Canadian Rental Service

Canadian Rental Association
CRA President’s Message: October 2011

Marketing is something that is talked about and read about a lot. It can be very complicated (especially if it is your career and you have to justify it to some corporation) or it can be quite simple if you are just trying to figure how to make more bucks with the bucks you have tied up in inventory.


September 23, 2011
By Wayne Beckett CRA president

Marketing is something that is talked about and read about a lot. It can be very complicated (especially if it is your career and you have to justify it to some corporation) or it can be quite simple if you are just trying to figure how to make more bucks with the bucks you have tied up in inventory.

I do a fair bit of travelling and anywhere I go I always check out the local rental stores. If it is during business hours then I stop in and drive through the yard. I always look at the store from a customer’s perspective and try to make some mental notes on how it is marketing itself to potential customers driving by.

The first thing I look for is whether I can tell it is a rental store when I drive by. You would be surprised how many operators must assume everyone knows who they are and what they do. Simply parking equipment near the road is not enough. You should assume the opposite of what you hope: nobody knows who or what you do. If you do more than just rent, such as sell other equipment, or if you cannot display too much stuff out front, then you have to put up some big but simple signs. Make it clear and easy for people to make the connection when they drive by or drive in.

Now that you have the drive-by customer’s attention, make sure your equipment is displayed well and is clean. If you have competition close by this is where you can lose a new customer. Think if you were shopping for a used truck and went to a lot with good selection but the trucks were not clean and some were in a state of disrepair. Would you keep driving? Yes, you would. Rental equipment is like that because it is used, so you need to make it look as good as possible. If it needs repairs then get it out of the lineup of rental-ready stuff and make sure people do not think you would actually try to rent it to someone.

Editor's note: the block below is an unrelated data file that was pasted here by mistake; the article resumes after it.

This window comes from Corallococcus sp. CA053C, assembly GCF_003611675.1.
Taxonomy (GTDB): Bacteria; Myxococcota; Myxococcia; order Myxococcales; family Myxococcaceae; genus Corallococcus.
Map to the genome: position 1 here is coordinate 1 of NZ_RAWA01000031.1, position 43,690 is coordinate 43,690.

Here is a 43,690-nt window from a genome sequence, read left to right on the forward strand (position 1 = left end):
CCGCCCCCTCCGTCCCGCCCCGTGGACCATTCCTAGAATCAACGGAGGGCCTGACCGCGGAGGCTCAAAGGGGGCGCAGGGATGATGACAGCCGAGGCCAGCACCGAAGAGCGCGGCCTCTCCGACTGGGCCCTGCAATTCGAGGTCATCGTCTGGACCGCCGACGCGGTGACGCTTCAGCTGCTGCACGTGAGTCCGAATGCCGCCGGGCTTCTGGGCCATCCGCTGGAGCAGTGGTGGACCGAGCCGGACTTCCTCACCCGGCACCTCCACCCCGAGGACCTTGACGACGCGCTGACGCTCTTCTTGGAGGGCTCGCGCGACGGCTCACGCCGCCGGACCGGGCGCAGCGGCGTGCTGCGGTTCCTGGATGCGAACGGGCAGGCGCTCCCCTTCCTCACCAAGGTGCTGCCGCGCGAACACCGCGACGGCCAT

Then there is the inside of your store. You have managed to get the customer to come in: do not blow it now. The same rules apply here; the only difference is now you have to dazzle them with your award-winning customer service.

That’s about it, now the cycle starts all over again. You clean it, service it and put it back out for rent.

In my new position with the company that bought our store, I have to get our other stores to be the best they can be. My bosses keep telling me that in order for my store to have done $2 million in rentals in a town of under 3,000 people, I must have done a good job of marketing my rental equipment. Assuming they are right, I’d like to share some of my ideas with the rest of the industry.

Marketing is as much about equipment display and customer service as it is about putting ads in the paper or on radio or having a good website. There is a lot of marketing going on while your doors are closed, too. If you have a decent lot to display some of your larger equipment or large windows, show off what is inside your store. It is hard to measure, but rest assured that your customers are checking you out while you are not there. That’s marketing.

We just recently started using the CRA Ready-To-Rent tags and they truly are a great thing. I wish we had done it years ago. Now we know that when we go to rent out an item on the shelf and it has a green tag on it, all you have to do is show the customer how to use it and give it to him or her. There is no more guessing whether it has been serviced or maybe just put on the shelf by the customer because that is where he got it from. The item number, serial number, licence plate number and/or hour meter reading will be on the tag for you to transfer to the contract, as well as who did it if you should need to follow up.

The nice thing about the service part of marketing is that it costs very little money. It can sway a new customer or even an existing one to go to the competition if it is done poorly, so step back and look at your store from a customer’s point of view both during business hours and after. Make some notes and talk about it with your staff so they also see the need to do it right.


Wayne Beckett works for Flaman Sales & Rentals in Moosomin, Sask., a small community of 3, 000 and has been involved with the CRA for 25 years. He can be reached at 306-435-4143. So that’s my lesson in marketing 101. Now do your homework because there will be a pop quiz to follow!


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